My friend Doug works for a temp agency. Careening toward sixty, he was ready to try a new career and had followed the advice and recommendations of a few friends that apartment leasing just might be a good fit. Doug likes people and has a strong work ethic; he’s sort of old-fashioned that way–or so it increasingly seems to me. Without buying into the cheap corporate team-building lingo, he genuinely likes working with others toward achieving goals both large and small. He also has trouble sticking up for himself, which is how he got stuck in retail for too many years. But anyway.
The agency that hired Doug has encouraged him to learn as much as he can from each client/ placement, which sounds promising in theory but hasn’t exactly panned out in practice: he’s been placed four or five times over the past few months, sometimes for one or two weeks, sometimes a couple of months, but never in a location that has any time or willingness to mentor him in learning even the basics of leasing, with its specialized software, application processes, recertification rules. He spends a lot of time answering phones and asking others how to manage walk-in situations. His general feeling is of treading water; it’s hard to feel like he’s making real progress toward a leasing career.
Doug was invited by a previous client to come back, and he jumped at the opportunity, even though the property manager warned him they would be leaving to start a new job just a few days after he arrived. The property is generally managed by a staff of three: the property manager, the leasing agent, and the maintenance supervisor, sometimes with additional part-time or temporary help. Doug was to start as a temp (through the same agency that had placed him previously) and was promised that the client would then buy out his contract with the temp agency; in effect, he would be hired on as the full-time replacement for the leasing agent.
He didn’t realize that the maintenance supervisor had already left. Or that the leasing agent was also leaving on the same day as the property manager. In the middle of his first week and with a shallow, hurried orientation, he was left alone with the keys to the property and a brisk “Good Luck!”
That was three weeks ago. Problems are mounting. Residents are freaking out because no one is able to adequately address their concerns, such as annual recertification issues (which Doug hasn’t been trained to do), maintenance emergencies (no maintenance person on site). Prospective tenants are applying online but Doug hasn’t been shown how to manage their application files, so weeks are going by when the standard is to respond within a day or two. Everything is spiraling out of control. Doug goes to work each morning, unlocks the property, answers the phones, greets each walk-in, texts or emails corporate with pressing issues, and tries to hold the place together. Help is coming, he’s told. Someone from corporate has flown in twice but has been completely overwhelmed with finishing reports and tasks from their home location and hasn’t given Doug what he needs, which is clear and understandable instruction and training on how to steer this dumpster fire out of disaster. A new property manager was hired and showed up three days ago. Two days later, they turned in their keys and left Doug alone again. So he went to work the next day, Saturday, for several hours, trying to make sense of the overdue files left piled on his desk.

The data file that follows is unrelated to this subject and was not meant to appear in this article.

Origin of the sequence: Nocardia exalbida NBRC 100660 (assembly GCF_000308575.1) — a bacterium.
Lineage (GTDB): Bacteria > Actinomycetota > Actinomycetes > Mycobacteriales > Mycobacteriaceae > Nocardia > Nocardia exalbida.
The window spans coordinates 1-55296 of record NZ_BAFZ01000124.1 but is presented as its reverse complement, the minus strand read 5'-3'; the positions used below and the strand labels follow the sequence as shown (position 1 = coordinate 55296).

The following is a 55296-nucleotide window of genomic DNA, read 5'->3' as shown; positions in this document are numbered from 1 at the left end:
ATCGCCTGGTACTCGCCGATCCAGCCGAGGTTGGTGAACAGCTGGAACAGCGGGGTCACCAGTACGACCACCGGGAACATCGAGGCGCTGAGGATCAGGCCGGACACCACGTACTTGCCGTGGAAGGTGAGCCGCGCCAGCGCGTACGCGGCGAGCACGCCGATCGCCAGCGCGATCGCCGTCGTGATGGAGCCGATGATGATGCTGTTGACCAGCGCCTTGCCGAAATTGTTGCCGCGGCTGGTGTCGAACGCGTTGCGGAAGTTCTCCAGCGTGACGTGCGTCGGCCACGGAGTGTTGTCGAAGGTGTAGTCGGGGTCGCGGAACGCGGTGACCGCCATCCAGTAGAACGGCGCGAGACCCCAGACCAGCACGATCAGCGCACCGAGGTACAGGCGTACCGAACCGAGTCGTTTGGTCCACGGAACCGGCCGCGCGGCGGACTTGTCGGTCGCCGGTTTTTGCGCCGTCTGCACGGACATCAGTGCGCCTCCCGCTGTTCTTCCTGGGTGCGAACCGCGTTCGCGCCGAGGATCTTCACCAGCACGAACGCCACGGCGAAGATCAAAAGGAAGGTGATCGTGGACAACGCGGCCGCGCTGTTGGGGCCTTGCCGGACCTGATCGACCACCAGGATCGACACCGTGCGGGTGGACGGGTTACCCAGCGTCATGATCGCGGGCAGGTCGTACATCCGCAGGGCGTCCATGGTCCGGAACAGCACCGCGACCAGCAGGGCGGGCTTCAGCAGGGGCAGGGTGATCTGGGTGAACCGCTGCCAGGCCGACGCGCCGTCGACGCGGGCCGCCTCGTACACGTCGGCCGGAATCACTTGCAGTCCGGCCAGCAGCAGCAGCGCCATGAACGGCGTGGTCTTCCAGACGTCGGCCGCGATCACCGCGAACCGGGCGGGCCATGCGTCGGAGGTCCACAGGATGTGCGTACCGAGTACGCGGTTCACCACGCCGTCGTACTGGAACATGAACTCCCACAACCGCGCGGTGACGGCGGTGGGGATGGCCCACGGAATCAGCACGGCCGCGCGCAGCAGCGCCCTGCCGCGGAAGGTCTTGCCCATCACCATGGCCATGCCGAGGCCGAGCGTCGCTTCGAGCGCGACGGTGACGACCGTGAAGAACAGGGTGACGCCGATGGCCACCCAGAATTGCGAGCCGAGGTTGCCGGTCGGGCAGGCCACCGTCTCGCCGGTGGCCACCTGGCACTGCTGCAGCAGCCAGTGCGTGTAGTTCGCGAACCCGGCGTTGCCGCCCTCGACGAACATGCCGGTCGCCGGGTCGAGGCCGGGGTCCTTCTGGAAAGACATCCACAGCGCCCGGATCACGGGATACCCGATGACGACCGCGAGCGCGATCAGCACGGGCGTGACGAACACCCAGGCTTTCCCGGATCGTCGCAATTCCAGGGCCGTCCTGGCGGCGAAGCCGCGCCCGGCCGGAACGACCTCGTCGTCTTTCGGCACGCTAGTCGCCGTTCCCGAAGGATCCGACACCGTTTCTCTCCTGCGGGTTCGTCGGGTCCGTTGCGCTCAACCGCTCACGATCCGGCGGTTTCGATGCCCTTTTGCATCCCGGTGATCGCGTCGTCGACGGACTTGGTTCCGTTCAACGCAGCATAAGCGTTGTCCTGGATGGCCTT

Oh, yeah: Doug is doing all this for $11.50 an hour. The temp agency had been paying him $11 but a month ago he got them to raise it a tic.
This is completely insane, I tell him. No one should be exploited like this. Can’t you just get a new assignment from the agency and walk away as it burns behind you? And of course, he can’t. He cares. These are people, not numbers. These are people who’ve been lied to and put off for weeks and sometimes months, who feel, justifiably, a growing sense of outrage at how they’ve been mistreated. And they direct this rage at Doug, who shows up every day, who stays late, who takes a ten-minute sandwich break instead of an actual lunch. At Doug, who increasingly wishes he could bring himself not to care.
Doug is in the deep end. His employer threw him there.